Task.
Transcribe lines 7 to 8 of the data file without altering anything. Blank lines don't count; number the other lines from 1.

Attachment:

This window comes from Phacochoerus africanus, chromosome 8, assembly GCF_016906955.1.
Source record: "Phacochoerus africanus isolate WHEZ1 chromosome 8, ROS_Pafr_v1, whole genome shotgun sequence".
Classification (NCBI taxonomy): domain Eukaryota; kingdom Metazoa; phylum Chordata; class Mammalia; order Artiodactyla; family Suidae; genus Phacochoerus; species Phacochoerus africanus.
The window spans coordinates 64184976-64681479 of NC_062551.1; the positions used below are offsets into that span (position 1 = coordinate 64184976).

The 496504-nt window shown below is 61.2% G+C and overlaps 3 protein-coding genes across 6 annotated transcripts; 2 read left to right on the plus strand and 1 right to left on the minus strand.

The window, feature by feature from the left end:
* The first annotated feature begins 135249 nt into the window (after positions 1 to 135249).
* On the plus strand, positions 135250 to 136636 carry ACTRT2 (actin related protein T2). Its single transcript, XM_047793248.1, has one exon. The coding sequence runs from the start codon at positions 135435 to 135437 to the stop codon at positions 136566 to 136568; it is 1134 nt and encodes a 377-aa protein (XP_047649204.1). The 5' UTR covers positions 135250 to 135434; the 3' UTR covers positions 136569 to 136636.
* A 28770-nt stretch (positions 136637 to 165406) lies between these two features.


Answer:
* The first annotated feature begins 135249 nt into the window (after positions 1 to 135249).
* On the plus strand, positions 135250 to 136636 carry ACTRT2 (actin related protein T2). Its single transcript, XM_047793248.1, has one exon. The coding sequence runs from the start codon at positions 135435 to 135437 to the stop codon at positions 136566 to 136568; it is 1134 nt and encodes a 377-aa protein (XP_047649204.1). The 5' UTR covers positions 135250 to 135434; the 3' UTR covers positions 136569 to 136636.